Most professional sportsmen look forward to game day.

For Jerome Ropati, it's the most difficult day of the week. He hasn't played much over the past two years and he won't be seen on a park for the rest of 2012 after dislocating his kneecap and tearing his patella tendon nearly three weeks ago.

Injuries are part of rugby league but, for Ropati, they have almost become a way of life. His medical records are longer than Parramatta's losing streak.

This year he missed games with ankle and hamstring injuries before his season-ending knee injury and that came on the back of the serious knee injury that restricted him to just three games last year and the shoulder infection that ended his 2010 season.


By any measure, Ropati is damaged goods and knows better than anyone he needs to enjoy a lengthy period on the field if he is to prolong his playing career. Warriors coach Brian McClennan said he wanted Ropati to end his playing days at Mt Smart Stadium but another serious injury to Ropati could see it ended for him.

He's still only 27 but has played only 138 games across a 10-year NRL career, meaning he has missed on average 10 games a season with injury.

"It's more difficult to accept than last time," Ropati said of his latest major injury. "Part of me is over it but the other part is still disappointed and it's hard to watch games at the moment. But it is what it is.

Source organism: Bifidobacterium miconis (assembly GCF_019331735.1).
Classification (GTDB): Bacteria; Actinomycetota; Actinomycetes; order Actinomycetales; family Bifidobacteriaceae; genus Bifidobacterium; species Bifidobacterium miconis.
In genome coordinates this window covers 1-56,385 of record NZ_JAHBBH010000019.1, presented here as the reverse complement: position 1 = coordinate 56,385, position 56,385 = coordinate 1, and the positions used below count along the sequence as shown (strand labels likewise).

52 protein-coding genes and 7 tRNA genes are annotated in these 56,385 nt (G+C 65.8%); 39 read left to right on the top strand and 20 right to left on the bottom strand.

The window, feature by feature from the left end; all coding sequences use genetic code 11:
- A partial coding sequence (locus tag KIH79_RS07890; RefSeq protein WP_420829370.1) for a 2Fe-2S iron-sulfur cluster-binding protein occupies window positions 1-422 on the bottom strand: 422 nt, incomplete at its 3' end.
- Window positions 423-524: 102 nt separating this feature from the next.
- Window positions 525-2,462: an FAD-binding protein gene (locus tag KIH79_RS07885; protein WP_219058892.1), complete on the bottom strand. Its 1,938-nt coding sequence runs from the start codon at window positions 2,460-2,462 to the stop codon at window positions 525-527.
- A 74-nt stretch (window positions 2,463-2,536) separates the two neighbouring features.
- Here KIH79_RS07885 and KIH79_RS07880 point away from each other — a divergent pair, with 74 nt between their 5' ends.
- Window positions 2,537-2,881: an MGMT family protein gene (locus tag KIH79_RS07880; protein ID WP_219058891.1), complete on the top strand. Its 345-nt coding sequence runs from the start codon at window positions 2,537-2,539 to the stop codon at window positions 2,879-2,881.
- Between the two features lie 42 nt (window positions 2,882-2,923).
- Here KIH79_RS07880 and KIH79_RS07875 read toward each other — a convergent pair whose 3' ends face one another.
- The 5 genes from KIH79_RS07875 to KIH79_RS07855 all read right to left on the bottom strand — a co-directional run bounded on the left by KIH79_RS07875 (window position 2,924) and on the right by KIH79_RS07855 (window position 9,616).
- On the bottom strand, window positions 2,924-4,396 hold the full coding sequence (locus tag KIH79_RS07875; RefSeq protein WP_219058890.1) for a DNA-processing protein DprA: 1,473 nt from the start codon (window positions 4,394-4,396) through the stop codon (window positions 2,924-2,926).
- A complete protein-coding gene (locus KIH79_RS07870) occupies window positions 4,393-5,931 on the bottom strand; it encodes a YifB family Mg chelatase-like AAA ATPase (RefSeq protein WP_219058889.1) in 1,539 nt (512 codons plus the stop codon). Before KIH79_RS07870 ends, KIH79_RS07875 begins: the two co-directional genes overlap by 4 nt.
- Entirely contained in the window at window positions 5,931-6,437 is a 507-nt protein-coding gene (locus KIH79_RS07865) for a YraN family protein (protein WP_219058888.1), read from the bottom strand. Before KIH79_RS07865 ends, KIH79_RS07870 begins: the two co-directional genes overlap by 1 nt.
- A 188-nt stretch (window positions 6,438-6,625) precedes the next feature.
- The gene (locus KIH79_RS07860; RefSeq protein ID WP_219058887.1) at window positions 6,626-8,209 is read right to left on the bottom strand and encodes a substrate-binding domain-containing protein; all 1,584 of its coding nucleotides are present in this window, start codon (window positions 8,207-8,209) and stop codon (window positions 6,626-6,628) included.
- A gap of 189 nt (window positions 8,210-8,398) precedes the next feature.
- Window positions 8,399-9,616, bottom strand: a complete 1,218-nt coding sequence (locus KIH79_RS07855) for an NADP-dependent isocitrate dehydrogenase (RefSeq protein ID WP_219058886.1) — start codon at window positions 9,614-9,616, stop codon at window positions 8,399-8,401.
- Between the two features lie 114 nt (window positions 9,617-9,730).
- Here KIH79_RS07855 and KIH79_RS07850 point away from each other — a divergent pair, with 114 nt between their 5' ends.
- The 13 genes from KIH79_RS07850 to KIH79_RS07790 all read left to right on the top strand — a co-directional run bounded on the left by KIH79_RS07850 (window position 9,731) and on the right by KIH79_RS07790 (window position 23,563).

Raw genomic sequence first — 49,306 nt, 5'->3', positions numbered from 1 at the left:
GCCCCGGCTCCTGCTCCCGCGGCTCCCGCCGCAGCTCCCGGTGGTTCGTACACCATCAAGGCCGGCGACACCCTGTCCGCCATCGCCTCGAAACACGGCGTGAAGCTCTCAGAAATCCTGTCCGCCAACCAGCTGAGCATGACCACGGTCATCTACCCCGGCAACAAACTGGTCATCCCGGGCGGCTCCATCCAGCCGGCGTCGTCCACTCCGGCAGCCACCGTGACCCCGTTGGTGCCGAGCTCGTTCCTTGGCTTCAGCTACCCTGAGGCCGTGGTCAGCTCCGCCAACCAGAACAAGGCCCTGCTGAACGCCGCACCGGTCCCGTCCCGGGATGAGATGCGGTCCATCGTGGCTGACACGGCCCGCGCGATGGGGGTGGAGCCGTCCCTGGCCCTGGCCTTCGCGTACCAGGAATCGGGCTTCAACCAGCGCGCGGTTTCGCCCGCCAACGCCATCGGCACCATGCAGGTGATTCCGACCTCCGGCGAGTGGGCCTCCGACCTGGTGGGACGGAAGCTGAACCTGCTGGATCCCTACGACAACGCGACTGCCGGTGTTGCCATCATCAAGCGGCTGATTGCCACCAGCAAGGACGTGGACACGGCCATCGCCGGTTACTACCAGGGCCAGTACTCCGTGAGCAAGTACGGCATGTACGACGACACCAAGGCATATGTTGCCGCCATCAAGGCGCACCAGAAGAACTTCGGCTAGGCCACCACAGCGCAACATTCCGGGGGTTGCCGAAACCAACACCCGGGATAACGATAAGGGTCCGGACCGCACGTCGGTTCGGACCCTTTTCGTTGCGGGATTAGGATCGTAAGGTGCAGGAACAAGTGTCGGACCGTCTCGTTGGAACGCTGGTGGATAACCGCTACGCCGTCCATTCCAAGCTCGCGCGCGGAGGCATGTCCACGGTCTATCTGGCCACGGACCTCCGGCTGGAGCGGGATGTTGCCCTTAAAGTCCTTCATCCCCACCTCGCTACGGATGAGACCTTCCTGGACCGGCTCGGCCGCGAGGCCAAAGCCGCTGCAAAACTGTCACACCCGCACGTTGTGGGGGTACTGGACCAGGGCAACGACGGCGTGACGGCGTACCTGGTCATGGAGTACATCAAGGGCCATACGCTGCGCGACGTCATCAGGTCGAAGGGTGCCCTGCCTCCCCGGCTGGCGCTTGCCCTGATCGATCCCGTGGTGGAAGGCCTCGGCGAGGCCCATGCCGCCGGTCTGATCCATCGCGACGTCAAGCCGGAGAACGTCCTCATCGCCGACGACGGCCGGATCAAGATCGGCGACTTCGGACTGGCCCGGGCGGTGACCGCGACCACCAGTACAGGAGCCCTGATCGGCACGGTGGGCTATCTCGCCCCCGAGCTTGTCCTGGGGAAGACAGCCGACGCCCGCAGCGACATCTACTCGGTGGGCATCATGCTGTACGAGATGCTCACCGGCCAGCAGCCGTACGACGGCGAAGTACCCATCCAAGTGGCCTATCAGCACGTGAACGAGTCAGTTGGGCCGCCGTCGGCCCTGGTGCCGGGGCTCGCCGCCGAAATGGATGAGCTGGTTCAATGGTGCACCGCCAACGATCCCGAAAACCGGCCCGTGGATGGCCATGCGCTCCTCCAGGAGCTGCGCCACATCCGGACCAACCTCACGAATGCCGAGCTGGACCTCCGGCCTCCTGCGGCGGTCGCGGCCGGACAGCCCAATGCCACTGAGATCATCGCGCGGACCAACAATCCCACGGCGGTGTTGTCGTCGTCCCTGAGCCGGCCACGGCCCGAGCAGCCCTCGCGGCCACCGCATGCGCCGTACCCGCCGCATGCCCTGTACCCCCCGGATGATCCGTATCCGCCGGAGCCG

"I have a lot of things that are pretty important to me. My faith is a big part of that and I think that's what is keeping me together. I am going to cope. What is going to be hard is every time I look on the field is knowing I could be competing."

Ropati had been doing that well in patches this year. Once he overcame the niggly injuries, he was starting to recapture the sort of form he was capable of and it prompted the club to offer him a one-year contract extension. The timing was prescient considering he signed it the week before his patella injury.

Initially Ropati thought he had ruptured his anterior cruciate ligament again and, having done it last year, knew what it meant. Part of him didn't have the energy to come back again, in much the same way Brent Tate said he couldn't face another comeback from his third knee reconstruction. The former Warriors centre did and recently made his State of Origin return for Queensland.

"I had similar thoughts [to Tate] because I thought I had done the ACL," Ropati said. "That was something that took me so long to get back from. I thought, 'I don't know if I will ever recover'. When I found it wasn't an ACL but was the patella, that changed my mind a bit. I have a chance to get it back to strength and push for another season.

"Injuries are a fact of life but I don't know why I get more than most. To be honest, I'm in a better position than many people who are not in this career. I can't really complain. The best thing I can do is concentrate on getting back on that field as best I can do and trust it's going to get me through."